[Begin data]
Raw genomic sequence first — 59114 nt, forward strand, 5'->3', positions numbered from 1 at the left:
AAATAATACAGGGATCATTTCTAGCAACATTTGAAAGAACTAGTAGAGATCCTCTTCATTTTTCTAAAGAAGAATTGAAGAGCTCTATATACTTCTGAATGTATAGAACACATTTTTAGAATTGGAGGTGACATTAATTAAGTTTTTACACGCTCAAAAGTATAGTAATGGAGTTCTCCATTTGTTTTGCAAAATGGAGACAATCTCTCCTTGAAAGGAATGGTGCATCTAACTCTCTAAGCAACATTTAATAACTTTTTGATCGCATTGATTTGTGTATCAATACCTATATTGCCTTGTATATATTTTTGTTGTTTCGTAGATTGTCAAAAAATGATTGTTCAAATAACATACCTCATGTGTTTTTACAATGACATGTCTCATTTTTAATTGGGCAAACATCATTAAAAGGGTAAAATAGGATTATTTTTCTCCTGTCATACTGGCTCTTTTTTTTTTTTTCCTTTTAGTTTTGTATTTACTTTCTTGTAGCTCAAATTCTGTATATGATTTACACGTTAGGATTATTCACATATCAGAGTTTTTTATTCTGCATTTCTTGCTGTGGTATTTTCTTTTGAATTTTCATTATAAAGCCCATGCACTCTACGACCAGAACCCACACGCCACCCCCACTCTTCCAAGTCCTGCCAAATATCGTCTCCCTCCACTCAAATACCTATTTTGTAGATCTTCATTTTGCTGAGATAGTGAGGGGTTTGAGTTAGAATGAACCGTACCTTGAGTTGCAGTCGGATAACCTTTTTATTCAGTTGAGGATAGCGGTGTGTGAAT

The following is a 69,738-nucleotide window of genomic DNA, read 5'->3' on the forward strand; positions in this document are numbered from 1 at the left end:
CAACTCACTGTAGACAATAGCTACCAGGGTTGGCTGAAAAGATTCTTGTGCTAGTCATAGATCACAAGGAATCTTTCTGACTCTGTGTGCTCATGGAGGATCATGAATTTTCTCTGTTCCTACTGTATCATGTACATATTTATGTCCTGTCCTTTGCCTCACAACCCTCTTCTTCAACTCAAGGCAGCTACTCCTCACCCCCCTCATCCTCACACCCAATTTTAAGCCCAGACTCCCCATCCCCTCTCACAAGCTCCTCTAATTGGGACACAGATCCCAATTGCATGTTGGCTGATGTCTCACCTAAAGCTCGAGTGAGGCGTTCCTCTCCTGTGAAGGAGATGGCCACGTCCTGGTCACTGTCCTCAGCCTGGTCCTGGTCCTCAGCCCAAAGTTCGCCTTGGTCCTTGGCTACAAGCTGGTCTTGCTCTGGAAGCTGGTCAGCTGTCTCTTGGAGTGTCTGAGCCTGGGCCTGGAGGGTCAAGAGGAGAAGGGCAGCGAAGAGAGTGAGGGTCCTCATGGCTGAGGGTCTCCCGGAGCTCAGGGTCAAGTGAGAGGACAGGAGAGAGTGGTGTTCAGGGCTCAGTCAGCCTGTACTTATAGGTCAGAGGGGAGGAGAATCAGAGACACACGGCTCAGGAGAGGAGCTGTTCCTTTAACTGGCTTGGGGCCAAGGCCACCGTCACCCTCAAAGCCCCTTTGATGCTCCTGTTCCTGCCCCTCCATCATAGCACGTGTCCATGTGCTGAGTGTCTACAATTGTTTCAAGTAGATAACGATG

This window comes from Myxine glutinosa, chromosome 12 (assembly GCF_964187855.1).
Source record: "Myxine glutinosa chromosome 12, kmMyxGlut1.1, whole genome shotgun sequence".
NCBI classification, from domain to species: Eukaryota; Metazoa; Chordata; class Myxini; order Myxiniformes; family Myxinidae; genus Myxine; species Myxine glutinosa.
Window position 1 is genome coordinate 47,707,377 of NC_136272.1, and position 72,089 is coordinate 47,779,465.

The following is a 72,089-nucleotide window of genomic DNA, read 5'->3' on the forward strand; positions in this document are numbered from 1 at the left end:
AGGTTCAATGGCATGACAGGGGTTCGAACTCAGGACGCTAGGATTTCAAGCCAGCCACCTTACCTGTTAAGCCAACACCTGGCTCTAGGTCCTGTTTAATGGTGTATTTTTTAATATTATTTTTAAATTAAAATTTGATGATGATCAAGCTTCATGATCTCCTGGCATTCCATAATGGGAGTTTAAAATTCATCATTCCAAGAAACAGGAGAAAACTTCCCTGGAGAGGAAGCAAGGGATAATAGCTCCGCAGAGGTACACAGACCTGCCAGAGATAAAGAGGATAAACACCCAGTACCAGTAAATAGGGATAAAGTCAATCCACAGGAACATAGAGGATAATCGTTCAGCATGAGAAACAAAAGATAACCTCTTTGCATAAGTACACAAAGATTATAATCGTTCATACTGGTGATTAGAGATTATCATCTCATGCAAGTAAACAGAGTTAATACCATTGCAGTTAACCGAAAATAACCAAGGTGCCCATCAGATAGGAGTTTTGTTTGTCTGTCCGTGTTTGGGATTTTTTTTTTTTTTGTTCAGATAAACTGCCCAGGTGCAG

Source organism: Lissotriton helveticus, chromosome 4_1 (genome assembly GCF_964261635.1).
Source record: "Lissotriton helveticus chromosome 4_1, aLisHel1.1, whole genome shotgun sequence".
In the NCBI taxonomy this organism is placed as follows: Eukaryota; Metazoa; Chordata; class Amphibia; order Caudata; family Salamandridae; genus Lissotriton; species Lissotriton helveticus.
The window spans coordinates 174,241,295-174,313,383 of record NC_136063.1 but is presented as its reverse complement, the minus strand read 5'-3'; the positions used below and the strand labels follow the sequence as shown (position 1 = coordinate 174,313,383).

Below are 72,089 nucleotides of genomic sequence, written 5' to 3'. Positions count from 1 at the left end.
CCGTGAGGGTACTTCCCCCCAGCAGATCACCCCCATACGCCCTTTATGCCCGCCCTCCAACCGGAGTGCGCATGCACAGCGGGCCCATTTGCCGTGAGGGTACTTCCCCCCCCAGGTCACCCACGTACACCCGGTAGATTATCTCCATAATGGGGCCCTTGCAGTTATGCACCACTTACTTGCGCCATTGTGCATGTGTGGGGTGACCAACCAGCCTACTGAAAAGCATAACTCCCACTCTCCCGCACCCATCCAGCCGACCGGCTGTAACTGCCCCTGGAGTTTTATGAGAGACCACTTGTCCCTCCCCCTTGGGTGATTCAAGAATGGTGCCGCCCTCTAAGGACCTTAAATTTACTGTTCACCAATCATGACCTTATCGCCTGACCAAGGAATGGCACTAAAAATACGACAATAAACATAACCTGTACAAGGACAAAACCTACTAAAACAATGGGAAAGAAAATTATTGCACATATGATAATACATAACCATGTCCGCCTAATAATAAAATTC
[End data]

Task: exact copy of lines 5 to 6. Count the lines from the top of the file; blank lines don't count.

This window comes from Myxine glutinosa, chromosome 12 (assembly GCF_964187855.1).
Source record: "Myxine glutinosa chromosome 12, kmMyxGlut1.1, whole genome shotgun sequence".